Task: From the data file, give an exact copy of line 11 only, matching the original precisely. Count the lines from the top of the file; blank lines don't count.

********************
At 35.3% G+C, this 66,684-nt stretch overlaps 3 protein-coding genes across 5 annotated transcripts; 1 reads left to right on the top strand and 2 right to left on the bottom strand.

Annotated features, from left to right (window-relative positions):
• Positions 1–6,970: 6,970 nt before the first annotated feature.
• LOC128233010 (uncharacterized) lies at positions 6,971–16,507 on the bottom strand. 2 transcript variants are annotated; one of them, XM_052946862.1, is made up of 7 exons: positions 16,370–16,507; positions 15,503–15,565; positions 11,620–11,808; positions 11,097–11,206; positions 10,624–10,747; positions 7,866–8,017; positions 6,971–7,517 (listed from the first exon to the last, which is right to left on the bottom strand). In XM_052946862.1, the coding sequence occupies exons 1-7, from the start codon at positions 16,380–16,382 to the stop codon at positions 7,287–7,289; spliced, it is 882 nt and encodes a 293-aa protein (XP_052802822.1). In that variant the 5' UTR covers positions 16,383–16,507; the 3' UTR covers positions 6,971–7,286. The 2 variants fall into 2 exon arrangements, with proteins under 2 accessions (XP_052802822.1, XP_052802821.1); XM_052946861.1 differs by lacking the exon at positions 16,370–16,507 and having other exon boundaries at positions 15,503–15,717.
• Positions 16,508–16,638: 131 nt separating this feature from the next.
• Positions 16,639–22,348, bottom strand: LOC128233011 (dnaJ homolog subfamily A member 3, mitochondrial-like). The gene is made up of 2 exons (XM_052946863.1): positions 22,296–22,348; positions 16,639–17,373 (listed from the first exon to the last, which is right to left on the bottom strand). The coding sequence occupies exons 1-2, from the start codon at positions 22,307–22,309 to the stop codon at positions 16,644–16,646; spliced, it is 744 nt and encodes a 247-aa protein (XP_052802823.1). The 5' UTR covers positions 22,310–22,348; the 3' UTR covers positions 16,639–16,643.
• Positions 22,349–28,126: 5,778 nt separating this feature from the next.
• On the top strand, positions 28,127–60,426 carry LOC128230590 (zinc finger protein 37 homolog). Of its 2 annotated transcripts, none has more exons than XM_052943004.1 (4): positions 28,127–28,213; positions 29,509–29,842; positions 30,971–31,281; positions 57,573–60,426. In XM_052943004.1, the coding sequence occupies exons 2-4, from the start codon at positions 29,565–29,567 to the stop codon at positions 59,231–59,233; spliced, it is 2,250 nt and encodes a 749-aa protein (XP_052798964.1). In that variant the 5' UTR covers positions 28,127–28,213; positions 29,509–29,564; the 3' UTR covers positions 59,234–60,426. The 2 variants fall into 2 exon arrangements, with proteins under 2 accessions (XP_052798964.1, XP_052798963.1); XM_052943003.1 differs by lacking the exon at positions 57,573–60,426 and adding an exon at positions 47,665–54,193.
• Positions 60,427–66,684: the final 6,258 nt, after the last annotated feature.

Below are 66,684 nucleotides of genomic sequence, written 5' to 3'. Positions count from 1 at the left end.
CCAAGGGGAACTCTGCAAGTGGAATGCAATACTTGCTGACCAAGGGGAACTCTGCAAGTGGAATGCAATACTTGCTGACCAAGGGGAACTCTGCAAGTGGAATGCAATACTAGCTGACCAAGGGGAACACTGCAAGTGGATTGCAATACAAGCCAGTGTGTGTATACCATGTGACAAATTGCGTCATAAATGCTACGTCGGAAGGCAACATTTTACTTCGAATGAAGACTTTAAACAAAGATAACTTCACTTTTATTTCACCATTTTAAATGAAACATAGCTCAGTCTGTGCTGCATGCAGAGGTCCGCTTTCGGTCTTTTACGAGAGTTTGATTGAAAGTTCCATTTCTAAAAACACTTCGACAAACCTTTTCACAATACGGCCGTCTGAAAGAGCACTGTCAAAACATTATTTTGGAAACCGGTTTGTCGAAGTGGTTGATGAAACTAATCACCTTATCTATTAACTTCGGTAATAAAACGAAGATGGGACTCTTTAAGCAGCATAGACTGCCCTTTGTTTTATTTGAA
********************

CCAAGGGGAACTCTGCAAGTGGAATGCAATACTTGCTGACCAAGGGGAACTCTGCAAGTGGAATGCAATACTTGCTGACCAAGGGGAACTCTGCAAGTGGAATGCAATACTAGCTGACCAAGGGGAACACTGCAAGTGGATTGCAATACAAGCCAGTGTGTGTATACCATGTGACAAATTGCGTCATAAATGCTACGTCGGAAGGCAACATTTTACTTCGAATGAAGACTTTAAACAAAGATAACTTCACTTTTATTTCACCATTTTAAATGAAACATAGCTCAGTCTGTGCTGCATGCAGAGGTCCGCTTTCGGTCTTTTACGAGAGTTTGATTGAAAGTTCCATTTCTAAAAACACTTCGACAAACCTTTTCACAATACGGCCGTCTGAAAGAGCACTGTCAAAACATTATTTTGGAAACCGGTTTGTCGAAGTGGTTGATGAAACTAATCACCTTATCTATTAACTTCGGTAATAAAACGAAGATGGGACTCTTTAAGCAGCATAGACTGCCCTTTGTTTTATTTGAA